Equity Crowdfunding Improving
as It Turns 3

Regulation Crowdfunding (Reg CF) celebrated its third birthday this month. When the new regulation went into effect on May 16, 2016, I greeted it more with a sense of relief than elation. I (and a lot of other people) had been waiting for Reg CF since the Jumpstart Our Business Startups (JOBS) Act was signed into law on April 5, 2012.

Reg CF offered a different and welcome kind of investment opportunity for retail investors. The funding rounds were earlier, the shares cheaper, the risks greater and the upside higher. Importantly, investors could make investments as small as $50, as opposed to the minimums of $1,000 to $2,000 (or more) asked for in A+ raises.

We made our first startup recommendation to members of our First Stage Investor startup research service in August 2016. We recommended Barrow’s Intense Ginger Liqueur, a company out of Brooklyn that made a slightly sweet ginger liqueur that we loved. The minimum investment was $200, and it came with a valuation of only $4 million.

In the 33 months that followed, we’ve recommended 41 companies. In that period, 63% of our recommendations were for CF raises; the rest were A+. Just under 60% of the total holdings in our First Stage Investor portfolio are Reg CF (remember, we began recommending A+ companies before Reg CF became legal).

Of the 24 Reg CF companies in our portfolio, 13 are consumer-oriented and 11 address enterprise needs. Here’s the breakdown by sector.

Sector

Software:

Food & Beverage:

Healthcare:

Hardware:

Advertising:

Energy:

Other:

Number of Companies

6

3

3

3

2

2

5

It’s not surprising that software is our biggest category. The venture capital (VC) maxim “software is eating the world” applies to crowdfunding too. Many of the food and beverage startups we’ve recommended offer healthier choices to consumers. New energy solutions are gaining traction in both the VC and crowdfunding communities, as a new generation of exciting technology is poised to make significant breakthroughs.

Reg CF deal flow is improving too. Fifteen of our holdings were generating significant revenue at the time of our recommendation, and 37% were pre-revenue.

Rapidly growing revenue is a strong indication that a startup has found product-market fit. But it’s not foolproof. Some companies – most notably those developing hardware and pharmaceuticals – simply take longer to finalize their product build. And marketing to enterprises requires a longer timeline than selling to consumers. Our pre-revenue startups are developing extremely exciting technologies in markets undergoing rapid change or rapid growth (or both).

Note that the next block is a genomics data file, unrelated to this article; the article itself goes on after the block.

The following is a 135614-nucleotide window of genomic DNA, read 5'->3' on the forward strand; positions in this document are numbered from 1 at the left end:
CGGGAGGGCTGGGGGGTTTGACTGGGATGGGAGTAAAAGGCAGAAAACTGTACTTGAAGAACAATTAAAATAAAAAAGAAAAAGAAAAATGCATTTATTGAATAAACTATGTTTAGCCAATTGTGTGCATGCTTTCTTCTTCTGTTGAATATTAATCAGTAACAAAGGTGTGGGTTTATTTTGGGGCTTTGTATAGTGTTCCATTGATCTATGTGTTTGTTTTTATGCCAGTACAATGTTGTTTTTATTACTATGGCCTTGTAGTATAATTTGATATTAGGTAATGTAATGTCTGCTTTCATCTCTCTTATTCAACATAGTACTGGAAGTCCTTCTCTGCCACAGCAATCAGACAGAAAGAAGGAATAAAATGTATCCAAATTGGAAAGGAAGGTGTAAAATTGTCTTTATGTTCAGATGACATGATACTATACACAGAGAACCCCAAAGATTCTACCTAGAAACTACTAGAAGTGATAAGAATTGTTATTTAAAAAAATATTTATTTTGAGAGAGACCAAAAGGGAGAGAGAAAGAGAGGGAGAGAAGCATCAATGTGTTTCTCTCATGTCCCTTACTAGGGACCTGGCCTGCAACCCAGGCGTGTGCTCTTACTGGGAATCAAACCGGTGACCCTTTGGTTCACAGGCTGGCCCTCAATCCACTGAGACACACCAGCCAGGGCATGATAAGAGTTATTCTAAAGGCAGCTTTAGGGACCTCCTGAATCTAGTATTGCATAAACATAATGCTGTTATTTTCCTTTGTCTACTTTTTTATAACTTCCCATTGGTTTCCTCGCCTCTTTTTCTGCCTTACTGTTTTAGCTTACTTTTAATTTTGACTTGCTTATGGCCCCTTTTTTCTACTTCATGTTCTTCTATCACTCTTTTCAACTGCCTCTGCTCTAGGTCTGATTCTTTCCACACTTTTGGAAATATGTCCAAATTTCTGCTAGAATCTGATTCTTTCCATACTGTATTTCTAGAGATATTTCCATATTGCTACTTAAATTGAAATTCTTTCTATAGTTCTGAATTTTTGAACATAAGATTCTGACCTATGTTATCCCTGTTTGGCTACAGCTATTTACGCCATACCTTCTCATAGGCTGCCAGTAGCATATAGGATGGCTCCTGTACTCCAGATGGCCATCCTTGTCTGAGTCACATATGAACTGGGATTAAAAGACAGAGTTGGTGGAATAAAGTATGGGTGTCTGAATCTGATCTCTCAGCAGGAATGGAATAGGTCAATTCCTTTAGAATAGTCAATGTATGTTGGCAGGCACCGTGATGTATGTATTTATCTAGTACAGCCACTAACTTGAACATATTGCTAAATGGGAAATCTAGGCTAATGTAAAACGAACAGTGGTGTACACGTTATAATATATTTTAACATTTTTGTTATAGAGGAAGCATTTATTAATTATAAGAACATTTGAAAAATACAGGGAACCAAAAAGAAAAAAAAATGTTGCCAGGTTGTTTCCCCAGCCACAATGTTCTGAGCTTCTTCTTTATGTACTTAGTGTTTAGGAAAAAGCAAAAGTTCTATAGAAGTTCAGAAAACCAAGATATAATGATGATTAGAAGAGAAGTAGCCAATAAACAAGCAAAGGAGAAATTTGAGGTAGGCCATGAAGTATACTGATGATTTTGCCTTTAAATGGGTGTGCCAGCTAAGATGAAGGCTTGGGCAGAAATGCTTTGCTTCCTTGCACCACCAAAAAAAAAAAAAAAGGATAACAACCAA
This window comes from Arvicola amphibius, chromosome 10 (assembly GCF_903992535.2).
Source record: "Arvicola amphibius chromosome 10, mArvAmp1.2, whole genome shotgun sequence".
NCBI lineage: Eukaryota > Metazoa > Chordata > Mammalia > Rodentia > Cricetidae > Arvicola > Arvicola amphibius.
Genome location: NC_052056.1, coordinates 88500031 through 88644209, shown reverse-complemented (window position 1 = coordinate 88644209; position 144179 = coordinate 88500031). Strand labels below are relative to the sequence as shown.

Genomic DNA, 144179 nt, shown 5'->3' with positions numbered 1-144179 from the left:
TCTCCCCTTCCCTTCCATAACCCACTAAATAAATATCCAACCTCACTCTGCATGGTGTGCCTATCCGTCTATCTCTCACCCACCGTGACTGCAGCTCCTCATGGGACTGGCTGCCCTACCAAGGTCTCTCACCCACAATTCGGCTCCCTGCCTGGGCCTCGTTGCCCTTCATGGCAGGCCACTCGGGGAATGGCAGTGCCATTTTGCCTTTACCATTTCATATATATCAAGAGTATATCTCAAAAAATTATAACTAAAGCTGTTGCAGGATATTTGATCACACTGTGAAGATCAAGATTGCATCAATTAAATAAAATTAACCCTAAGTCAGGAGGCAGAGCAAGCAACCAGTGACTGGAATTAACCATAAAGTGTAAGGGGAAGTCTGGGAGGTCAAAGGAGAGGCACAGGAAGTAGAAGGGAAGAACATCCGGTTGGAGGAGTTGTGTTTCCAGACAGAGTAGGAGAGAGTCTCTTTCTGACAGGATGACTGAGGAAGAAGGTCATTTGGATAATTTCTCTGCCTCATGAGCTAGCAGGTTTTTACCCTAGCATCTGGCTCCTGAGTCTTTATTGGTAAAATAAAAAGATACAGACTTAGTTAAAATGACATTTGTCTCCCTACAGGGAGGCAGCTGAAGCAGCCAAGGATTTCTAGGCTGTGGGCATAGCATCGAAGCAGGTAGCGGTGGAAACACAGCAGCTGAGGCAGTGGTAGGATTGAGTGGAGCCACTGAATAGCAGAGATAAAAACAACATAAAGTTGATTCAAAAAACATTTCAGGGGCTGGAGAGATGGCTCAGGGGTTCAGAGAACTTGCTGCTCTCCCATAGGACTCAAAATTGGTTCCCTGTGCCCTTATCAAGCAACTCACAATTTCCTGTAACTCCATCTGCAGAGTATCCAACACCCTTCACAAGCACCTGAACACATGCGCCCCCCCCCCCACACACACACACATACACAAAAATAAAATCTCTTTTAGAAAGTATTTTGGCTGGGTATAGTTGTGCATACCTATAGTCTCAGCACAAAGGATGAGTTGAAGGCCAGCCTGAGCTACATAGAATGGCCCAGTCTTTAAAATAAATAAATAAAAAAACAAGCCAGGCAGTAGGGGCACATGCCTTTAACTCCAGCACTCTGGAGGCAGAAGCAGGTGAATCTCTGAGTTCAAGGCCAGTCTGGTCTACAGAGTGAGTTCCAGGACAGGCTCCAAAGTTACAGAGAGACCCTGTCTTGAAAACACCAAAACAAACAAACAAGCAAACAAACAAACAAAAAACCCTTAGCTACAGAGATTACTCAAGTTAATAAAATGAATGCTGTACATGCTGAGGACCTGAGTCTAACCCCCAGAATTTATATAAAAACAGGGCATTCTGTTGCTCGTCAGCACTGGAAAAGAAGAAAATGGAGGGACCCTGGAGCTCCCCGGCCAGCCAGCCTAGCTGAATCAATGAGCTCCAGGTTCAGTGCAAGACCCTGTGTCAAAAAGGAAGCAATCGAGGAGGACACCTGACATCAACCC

Among the startups we’ve had in our portfolio for more than a year (it’s still too early to judge those younger than a year), we see many success stories. One company has been acquired at a premium price. Two more (an apparel company and a cancer detection startup) are planning public listings sometime in the next few months. One energy-related company is being championed by Shell. Another company will be opening its 12th “healthy and fresh” fast-food restaurant and is set to raise $35 million in its follow-up round.

Since it came into effect, Reg CF has enabled hundreds of founders to raise $207.6 million (through the end of April) without the help of VC money. And it has given thousands of everyday investors the opportunity to invest in early-stage companies with potential returns that far exceed what’s available in public stock markets.

Benchmark Capital Partners made a $13.5 million investment in Snap in 2013. When Snap IPO’d a few years later, the value of Benchmark’s stake soared to $3.2 billion, a 23,604% gain. While rare, these are the kinds of gains that only VC firms could get. Reg CF makes these early-stage opportunities available to everybody, not just the wealthy or well-connected.

Crowdfunding is still in its infant stages. While generating $200 million is pretty good, it’s still a fraction of the roughly $50 billion that VC money funds annually.

With better regulation (I’m watching the progress of Jobs Act 3.0 in the Senate after its approval in the House)… and a growing awareness that big gains from the public markets are pretty much extinct, crowdfunding is bound to gain in popularity.

If you’ve invested in Reg CF raises, you’ve put yourself in position to make exciting gains. If you’re not investing, you’re missing out. The opportunities are getting better all the time. And, importantly, you have our help every step of the way.

Good investing,

Andy Gordon
Co-Founder, Early Investing